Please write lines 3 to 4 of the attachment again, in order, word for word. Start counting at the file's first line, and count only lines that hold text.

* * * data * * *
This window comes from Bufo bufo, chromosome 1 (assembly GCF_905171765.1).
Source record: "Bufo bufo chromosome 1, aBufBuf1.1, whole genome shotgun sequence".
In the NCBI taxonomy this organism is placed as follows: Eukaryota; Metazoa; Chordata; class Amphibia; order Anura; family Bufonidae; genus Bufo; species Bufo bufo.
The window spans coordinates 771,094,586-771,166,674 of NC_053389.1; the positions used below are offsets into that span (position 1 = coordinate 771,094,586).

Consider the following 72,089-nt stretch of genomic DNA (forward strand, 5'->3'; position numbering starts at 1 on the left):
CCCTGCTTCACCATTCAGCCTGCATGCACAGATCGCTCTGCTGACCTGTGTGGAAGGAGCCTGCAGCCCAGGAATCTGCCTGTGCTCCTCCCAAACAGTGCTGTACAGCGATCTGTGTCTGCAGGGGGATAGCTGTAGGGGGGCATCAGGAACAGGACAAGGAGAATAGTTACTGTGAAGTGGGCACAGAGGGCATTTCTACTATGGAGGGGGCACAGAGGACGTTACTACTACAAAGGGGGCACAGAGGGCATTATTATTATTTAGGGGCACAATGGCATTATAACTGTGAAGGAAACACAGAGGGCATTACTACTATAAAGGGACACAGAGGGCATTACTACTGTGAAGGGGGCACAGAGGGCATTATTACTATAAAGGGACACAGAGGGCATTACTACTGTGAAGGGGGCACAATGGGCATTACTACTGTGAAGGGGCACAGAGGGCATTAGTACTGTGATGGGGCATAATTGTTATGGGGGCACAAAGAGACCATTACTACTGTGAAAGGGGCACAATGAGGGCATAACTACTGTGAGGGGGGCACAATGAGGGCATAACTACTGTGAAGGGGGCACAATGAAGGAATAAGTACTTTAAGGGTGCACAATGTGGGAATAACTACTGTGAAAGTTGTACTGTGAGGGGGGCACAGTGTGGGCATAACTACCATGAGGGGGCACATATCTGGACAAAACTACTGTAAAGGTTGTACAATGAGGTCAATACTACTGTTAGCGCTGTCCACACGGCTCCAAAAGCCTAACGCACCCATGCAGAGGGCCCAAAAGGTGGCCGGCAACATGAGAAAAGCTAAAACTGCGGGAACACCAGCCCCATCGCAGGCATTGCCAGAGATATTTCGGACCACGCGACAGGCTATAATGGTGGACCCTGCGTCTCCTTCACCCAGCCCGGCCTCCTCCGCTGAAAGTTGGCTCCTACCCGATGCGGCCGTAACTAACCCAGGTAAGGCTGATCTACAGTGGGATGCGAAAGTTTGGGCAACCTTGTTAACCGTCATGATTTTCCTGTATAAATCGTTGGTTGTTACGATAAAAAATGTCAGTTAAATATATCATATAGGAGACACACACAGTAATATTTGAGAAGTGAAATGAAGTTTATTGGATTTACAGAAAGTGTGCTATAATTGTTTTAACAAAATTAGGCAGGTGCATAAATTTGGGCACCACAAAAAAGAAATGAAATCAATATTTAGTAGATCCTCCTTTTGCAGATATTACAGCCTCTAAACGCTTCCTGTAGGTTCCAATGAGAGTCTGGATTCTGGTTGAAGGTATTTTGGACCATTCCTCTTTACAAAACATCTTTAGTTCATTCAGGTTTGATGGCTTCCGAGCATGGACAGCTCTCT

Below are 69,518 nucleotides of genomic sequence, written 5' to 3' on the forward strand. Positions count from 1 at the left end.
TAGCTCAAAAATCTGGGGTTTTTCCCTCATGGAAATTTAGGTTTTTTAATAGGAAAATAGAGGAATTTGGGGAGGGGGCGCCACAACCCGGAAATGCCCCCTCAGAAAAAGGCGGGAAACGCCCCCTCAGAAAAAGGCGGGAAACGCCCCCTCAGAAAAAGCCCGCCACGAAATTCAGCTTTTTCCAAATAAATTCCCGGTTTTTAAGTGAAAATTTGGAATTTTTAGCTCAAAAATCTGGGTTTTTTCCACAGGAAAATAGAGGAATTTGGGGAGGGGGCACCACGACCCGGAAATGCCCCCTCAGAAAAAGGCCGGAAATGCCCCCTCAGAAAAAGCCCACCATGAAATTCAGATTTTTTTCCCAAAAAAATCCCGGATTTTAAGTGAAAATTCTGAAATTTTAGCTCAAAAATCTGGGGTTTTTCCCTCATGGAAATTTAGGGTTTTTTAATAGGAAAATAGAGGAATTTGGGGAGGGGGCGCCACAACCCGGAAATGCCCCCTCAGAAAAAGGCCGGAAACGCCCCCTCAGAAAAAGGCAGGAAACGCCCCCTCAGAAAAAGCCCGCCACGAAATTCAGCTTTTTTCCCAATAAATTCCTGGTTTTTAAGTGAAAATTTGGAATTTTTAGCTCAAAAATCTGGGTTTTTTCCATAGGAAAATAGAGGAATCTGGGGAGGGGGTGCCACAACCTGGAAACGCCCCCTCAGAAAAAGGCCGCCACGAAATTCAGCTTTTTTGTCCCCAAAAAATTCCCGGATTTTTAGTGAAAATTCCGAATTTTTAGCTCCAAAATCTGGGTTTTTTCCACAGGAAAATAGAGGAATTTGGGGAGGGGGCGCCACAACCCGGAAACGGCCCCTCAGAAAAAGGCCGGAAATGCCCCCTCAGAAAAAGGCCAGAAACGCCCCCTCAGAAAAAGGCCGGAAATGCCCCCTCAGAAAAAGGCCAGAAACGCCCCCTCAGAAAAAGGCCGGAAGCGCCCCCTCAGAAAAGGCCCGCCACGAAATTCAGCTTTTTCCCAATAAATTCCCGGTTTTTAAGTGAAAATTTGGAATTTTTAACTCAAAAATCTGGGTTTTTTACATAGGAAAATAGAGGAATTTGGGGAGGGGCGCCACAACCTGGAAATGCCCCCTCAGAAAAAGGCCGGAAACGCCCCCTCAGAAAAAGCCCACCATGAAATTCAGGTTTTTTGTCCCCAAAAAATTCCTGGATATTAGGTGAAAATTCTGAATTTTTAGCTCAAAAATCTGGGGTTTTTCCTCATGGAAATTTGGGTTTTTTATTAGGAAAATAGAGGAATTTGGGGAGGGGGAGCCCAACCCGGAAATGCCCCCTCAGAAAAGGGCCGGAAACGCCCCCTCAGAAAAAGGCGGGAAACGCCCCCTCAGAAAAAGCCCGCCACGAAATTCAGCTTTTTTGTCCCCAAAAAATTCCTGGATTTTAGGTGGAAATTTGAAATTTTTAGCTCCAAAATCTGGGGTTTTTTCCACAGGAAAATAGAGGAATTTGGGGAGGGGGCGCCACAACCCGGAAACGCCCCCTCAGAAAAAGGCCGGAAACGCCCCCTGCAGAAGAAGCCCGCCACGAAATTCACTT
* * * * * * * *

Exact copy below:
In the NCBI taxonomy this organism is placed as follows: Eukaryota; Metazoa; Chordata; class Amphibia; order Anura; family Bufonidae; genus Bufo; species Bufo bufo.
The window spans coordinates 771,094,586-771,166,674 of NC_053389.1; the positions used below are offsets into that span (position 1 = coordinate 771,094,586).